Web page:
NonMHC genes are also involved

A case can be made for contributions of several and, most likely, many different genes in auto-immunity, although the strongest contribution appears to be from the MHC. Where other genes have been identified, they are also generally implicated in immune recognition. In SLE for example, genes specifying antigen clearance, tolerance induction or hormonal status are all involved.

Most autoimmune diseases display a marked sex bias.

The levels of variation in these other contributory genes tend to be minor in comparison to HLA. Like MHC genes, the variant alleles are common in the population and do not result in marked deleterious effects expected of a 'mutant' allele. Phenotypic effects invoked by these minor variants are generally subtle and uncovering them demands a panoply of approaches, to obtain and compare data from genetic mapping and phenotyping in both humans and mice. For example, a role for the immunomodulatory co-receptor CTLA-4 has been long suspected from functional considerations as well as genetic data but its mechanism has been elusive. A study recently uncovered effects of DNA sequences distal to the main body of the gene that resulted in altered levels of splice variants that could make soluble molecules, which antagonise binding of the membrane-associated form to its ligand (Ueda etal, 2003).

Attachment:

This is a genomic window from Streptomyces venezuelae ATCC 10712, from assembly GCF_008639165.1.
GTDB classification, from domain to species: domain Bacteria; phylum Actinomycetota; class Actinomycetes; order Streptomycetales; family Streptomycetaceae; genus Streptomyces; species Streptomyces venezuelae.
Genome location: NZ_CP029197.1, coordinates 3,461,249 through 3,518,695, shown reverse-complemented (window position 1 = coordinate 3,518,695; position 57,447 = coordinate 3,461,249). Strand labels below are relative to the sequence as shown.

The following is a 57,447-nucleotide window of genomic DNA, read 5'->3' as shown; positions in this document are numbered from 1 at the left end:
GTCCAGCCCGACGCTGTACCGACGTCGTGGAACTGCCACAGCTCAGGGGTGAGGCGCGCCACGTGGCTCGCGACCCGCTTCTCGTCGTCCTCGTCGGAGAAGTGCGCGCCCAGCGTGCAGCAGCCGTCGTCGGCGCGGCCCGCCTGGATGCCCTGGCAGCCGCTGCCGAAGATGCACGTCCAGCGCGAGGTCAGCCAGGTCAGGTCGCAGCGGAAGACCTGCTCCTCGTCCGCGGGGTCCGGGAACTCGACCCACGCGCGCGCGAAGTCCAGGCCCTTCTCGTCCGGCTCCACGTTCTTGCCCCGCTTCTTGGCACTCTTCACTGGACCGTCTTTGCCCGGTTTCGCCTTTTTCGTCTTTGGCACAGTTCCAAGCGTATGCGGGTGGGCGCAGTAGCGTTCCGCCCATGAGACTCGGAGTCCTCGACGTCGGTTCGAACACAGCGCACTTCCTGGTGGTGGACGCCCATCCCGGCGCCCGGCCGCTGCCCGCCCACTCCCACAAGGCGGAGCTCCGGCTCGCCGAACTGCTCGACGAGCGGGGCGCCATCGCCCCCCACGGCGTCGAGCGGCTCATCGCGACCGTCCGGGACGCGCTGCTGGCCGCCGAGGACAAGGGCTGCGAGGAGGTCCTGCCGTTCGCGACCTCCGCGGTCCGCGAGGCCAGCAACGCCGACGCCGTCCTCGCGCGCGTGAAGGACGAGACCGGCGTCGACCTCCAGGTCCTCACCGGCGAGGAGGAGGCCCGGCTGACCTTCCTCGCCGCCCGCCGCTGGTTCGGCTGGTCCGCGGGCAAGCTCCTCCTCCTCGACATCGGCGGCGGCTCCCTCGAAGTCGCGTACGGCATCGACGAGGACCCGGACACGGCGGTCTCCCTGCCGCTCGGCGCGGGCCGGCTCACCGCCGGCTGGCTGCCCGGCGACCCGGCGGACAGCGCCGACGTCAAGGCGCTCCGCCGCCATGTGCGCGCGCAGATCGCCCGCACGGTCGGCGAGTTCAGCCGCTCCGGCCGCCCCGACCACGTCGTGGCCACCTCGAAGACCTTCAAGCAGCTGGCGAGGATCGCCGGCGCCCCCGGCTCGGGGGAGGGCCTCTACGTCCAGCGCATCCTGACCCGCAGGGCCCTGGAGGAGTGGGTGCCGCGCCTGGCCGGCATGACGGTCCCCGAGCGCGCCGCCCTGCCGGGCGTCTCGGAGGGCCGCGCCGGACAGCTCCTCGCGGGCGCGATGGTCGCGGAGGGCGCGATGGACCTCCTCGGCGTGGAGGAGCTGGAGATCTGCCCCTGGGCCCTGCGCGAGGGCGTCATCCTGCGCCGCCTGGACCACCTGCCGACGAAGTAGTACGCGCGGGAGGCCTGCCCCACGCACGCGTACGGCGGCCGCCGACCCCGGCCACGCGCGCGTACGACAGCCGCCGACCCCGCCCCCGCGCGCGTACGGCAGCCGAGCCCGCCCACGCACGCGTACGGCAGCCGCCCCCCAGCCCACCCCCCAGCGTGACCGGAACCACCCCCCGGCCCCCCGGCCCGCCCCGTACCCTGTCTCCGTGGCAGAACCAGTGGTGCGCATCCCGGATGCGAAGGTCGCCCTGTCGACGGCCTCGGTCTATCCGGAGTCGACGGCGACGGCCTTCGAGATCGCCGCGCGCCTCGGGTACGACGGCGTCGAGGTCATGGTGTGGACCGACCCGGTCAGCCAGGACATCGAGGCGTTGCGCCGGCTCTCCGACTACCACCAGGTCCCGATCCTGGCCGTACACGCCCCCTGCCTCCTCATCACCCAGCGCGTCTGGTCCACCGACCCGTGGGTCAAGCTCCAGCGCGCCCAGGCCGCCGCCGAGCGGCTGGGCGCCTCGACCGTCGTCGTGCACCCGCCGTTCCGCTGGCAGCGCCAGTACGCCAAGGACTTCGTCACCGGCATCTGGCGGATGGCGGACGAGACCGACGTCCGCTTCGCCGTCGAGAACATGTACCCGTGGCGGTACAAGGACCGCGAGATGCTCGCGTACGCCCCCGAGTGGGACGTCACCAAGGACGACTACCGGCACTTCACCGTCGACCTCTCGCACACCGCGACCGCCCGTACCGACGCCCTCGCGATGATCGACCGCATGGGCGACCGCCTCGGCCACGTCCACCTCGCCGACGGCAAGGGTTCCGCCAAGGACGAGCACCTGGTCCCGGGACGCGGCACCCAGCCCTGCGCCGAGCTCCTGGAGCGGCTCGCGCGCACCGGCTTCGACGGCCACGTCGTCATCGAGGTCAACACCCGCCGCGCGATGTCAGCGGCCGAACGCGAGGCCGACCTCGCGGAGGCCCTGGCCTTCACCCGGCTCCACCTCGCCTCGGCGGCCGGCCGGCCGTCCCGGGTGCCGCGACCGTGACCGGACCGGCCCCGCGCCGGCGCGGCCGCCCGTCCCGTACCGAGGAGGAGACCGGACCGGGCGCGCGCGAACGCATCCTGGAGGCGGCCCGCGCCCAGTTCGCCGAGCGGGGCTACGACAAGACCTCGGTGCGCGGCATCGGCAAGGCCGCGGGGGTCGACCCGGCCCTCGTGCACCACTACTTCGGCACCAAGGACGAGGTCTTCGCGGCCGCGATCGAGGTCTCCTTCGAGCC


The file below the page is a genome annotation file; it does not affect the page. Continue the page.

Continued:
The effects of other loci are not necessarily simply additive. Recent studies have searched for the involvement of KIR molecules in MHC-associated disease since, like HLA, these genes are highly polymorphic and they interact with MHC class I molecules as ligands (Trowsdale, 2001). KIR genes are encoded on chromosome 19 and are inherited independently of the MHC. This coupling of two sets of polymorphic receptors in immune recognition has suggested studies of combinations of interacting HLA and KIR alleles. Subtle epistatic effects have been noted in common disorders (Martin et al., 2002a; 2002b). Not unexpectedly, some of the most marked effects have been in transplantation, where combinations of NK cells which have already been highly selected in a host are juxtaposed with target tissues from another individual (Parham and McQueen, 2003). The most dramatic effects so far suggest that these normally deleterious responses could be harnessed by selected mis-matching to provide a beneficial graft versus leukemia response (Karre, 2002).

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